I decided to investigate the controversy around fishfunkk’s Peacock Bass (pictured below) - i.e. whether it is a Butterfly Peacock (Cichla ocellaris) or a Popoca Peacock (C. monoculus) – so I emailed the guys who (literally) ‘wrote the book’ (Fishes in the Freshwaters of Florida): Rob Robbins (main author) and Larry Page (curator fish collection Florida Museum of Nat. History). Both responded. The exact words of their pertinent responses are included below. I will present a synopsis…
Bottom line is that Kenman and Alex 05 are both correct - both Butterflys and Popocas have likely been stocked in Florida as well as possibly hybrids between the two. But the real story is much messier than we (at least I) thought.
Part of the problem stems from the genus Cichla being recently reclassified (Kullander and Ferreira 2006, complete reference is below somewhere) which includes descriptions of 9 new species. The following website covers most of Kullanders ID criteria pretty well:
The biggest problem is that the key in this new paper is based primarily on color patterns which are typically variable within any fish species, but seem to be extremely so in Peacocks (just peruse the photos of Butterfly Peacocks on Roughfish). Both Rob and Larry are very critical of the new key and feel that Florida Peacocks especially cannot be reliably identified without genetic analysis because:
1. Florida Peacocks are the result of various introductions from different stocks and could be extensively hybridized.
2. Because they’re introduced, the all-important watershed/location information necessary for positive ID within their natural range cannot be applied.
3. When fish get stressed by capture, they often lose color which obscures external patterns.
Because they don’t feel any Peacocks in Florida can be reliably ID’d, Robins and Page lumped all specimens observed under C. occellaris (Butterfly Peacock) in the Fishes of Florida book because this is the ‘type species’ for the Genus.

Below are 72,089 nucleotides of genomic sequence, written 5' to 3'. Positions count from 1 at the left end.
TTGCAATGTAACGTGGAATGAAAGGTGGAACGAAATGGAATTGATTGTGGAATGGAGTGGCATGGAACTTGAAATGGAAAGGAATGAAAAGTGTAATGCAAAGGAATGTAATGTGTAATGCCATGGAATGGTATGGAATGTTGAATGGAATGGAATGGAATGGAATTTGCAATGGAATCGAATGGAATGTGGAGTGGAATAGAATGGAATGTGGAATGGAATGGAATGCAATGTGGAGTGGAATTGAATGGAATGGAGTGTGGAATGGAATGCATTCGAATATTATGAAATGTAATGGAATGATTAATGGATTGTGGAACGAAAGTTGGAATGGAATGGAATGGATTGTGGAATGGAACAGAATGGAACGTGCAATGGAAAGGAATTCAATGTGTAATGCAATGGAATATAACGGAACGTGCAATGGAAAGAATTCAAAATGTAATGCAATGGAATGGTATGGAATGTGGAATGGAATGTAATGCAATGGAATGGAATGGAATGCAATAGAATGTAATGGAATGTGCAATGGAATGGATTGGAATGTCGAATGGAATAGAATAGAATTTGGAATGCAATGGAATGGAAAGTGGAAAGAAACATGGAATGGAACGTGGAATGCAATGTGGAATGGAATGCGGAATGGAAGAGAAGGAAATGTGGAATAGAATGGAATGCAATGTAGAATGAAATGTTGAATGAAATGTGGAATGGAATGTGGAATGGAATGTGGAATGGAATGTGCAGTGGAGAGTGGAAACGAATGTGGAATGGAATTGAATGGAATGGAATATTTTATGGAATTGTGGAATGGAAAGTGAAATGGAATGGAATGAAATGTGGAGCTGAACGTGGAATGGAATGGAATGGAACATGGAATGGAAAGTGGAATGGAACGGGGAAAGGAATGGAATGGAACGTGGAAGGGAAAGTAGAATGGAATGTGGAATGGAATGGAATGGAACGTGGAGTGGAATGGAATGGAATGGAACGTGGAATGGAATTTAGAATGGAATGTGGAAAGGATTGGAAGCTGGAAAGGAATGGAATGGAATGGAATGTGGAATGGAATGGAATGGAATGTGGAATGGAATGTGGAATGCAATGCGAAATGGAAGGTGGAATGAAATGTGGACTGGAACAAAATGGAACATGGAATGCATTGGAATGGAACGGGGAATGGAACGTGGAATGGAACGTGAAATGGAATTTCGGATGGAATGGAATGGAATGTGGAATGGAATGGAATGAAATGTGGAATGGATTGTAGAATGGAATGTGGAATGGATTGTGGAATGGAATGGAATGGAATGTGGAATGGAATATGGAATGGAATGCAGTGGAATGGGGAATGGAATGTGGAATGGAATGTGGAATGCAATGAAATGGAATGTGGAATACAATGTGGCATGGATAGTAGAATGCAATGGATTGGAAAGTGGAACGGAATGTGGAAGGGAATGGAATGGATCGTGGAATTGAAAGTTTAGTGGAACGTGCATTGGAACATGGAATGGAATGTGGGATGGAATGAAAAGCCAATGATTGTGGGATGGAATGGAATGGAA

Based on the above, I recommend that (while discussion on appearance of these animals is interesting) on Roughfish we should also just lump all Florida Peacocks under C. ocellaris. The single C. monoculus entry on Roughfish is probably OK because it was caught in Peru (and I assume was properly researched).
Of final interesting note is that Rob Robbins feels that “…a half-dozen or so other introduced species in Florida including Hemichromis (Jewel Cichlids), Clarias (Walking Catfish), some of the tilapiines (Tilapia)....and more...” also cannot be reliably identified assumedly due to uncertain origins/genetics.
Rob and Larry’s emails:
Thanks for this e-mail. I'm somewhat familiar with the confusion concerning the identification of Cichla, though the fellows copied likely have more or better information to add to the following.
Your fish does look typical for what we find in Florida and seems to partly meet the diagnosis for C. monoculus -- at least as pertains to color pattern and as given by Kullander (2006).
Two features of C. monoculus it appears to lack are a large or distinct occipital bar -- this fish has some pigment in the occipital region, but not a bar -- and lateral bars tapering ventrad (though arguably, this is true of the anterior most bar of your fish).